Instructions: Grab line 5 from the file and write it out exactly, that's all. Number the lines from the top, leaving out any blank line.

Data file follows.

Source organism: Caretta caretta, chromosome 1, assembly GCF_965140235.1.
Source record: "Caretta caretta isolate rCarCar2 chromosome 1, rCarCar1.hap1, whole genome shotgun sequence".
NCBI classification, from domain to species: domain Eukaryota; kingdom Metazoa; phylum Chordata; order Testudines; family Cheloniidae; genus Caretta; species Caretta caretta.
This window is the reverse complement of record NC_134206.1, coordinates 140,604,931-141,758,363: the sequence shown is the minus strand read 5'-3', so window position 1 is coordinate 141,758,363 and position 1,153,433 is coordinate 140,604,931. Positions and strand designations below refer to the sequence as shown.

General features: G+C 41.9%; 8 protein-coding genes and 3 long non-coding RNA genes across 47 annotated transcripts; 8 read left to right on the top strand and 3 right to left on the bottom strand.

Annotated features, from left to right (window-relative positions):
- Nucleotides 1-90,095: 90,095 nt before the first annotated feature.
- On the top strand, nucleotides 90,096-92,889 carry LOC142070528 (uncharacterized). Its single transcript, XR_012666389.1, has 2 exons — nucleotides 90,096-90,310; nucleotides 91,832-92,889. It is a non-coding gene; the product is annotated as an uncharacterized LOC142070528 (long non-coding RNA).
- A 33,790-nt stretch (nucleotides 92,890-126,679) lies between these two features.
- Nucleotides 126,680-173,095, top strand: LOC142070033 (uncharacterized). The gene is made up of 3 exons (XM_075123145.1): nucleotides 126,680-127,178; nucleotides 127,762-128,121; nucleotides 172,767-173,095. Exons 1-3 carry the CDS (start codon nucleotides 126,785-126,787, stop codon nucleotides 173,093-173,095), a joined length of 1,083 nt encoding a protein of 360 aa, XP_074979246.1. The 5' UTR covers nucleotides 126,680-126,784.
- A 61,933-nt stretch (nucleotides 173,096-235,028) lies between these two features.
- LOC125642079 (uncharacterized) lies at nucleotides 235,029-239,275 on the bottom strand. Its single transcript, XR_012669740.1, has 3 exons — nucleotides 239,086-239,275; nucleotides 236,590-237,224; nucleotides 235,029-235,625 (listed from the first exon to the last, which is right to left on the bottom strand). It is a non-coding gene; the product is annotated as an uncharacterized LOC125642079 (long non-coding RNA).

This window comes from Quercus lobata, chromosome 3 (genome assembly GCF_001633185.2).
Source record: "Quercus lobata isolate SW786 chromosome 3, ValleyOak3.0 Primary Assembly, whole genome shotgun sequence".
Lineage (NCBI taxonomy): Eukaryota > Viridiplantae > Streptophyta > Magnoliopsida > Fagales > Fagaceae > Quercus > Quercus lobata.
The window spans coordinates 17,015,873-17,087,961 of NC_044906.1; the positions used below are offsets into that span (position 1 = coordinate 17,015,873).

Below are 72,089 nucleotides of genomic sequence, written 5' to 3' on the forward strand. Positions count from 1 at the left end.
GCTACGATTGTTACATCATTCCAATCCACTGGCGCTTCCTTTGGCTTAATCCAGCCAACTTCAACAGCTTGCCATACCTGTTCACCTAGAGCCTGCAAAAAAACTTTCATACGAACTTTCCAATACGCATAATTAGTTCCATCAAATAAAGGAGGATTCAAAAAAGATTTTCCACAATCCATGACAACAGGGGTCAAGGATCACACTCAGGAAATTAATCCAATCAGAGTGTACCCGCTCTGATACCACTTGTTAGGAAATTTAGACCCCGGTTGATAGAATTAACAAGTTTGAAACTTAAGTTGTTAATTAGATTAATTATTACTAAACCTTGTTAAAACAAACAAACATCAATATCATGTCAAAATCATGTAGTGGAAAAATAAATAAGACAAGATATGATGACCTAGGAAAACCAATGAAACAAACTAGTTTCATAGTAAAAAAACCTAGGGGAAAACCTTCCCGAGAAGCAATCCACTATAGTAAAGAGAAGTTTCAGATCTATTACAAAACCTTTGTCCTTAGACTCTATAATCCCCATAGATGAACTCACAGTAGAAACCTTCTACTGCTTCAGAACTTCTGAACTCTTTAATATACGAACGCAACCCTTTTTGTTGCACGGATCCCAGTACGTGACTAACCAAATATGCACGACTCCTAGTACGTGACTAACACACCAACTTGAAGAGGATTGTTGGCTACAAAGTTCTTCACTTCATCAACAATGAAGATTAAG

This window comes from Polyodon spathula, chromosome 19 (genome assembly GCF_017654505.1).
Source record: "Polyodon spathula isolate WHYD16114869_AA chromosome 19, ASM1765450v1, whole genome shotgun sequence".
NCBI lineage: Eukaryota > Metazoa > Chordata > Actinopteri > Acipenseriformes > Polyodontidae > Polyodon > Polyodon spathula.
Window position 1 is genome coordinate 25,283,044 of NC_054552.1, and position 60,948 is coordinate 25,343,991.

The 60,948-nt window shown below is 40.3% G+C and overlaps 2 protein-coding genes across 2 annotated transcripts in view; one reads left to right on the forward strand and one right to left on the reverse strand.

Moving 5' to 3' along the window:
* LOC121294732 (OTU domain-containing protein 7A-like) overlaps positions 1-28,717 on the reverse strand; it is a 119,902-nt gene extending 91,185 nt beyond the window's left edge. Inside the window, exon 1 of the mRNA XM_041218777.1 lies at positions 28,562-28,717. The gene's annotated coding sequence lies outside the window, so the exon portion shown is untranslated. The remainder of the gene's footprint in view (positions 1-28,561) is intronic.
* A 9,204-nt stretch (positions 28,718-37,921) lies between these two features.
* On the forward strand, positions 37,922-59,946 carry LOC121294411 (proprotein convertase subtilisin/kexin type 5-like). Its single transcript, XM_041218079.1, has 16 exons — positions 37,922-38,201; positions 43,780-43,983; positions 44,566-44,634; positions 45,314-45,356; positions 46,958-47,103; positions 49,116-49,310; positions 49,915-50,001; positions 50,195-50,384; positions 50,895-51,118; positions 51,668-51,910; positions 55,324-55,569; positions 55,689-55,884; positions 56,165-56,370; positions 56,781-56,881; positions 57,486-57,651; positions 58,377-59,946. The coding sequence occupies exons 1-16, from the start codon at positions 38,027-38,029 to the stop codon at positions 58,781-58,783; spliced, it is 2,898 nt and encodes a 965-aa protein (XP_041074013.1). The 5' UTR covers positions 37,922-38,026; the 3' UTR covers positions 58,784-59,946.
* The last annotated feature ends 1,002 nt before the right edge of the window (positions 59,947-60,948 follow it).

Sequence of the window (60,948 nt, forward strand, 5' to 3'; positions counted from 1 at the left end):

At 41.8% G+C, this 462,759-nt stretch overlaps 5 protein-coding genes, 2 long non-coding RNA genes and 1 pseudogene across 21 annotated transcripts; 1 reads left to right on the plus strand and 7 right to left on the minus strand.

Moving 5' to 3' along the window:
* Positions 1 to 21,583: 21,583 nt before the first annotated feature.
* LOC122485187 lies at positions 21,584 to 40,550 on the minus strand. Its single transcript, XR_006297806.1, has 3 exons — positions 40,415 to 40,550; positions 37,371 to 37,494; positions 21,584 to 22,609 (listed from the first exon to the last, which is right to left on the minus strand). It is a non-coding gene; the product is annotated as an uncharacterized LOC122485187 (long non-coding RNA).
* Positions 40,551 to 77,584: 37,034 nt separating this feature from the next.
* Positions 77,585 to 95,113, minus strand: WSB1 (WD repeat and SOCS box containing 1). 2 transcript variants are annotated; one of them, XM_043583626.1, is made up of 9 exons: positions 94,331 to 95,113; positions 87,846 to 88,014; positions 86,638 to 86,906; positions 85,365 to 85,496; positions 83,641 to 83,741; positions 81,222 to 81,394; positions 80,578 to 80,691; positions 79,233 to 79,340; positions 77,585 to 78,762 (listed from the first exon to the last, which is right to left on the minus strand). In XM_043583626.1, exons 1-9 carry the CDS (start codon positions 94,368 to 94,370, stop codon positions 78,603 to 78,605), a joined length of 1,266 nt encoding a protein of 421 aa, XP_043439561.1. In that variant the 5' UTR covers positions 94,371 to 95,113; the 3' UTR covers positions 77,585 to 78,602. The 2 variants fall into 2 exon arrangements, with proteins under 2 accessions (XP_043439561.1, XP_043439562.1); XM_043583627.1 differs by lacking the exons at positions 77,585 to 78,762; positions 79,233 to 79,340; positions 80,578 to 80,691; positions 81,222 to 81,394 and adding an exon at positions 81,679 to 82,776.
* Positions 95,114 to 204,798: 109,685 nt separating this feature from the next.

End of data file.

General features: G+C 41.9%; 8 protein-coding genes and 3 long non-coding RNA genes across 47 annotated transcripts; 8 read left to right on the top strand and 3 right to left on the bottom strand.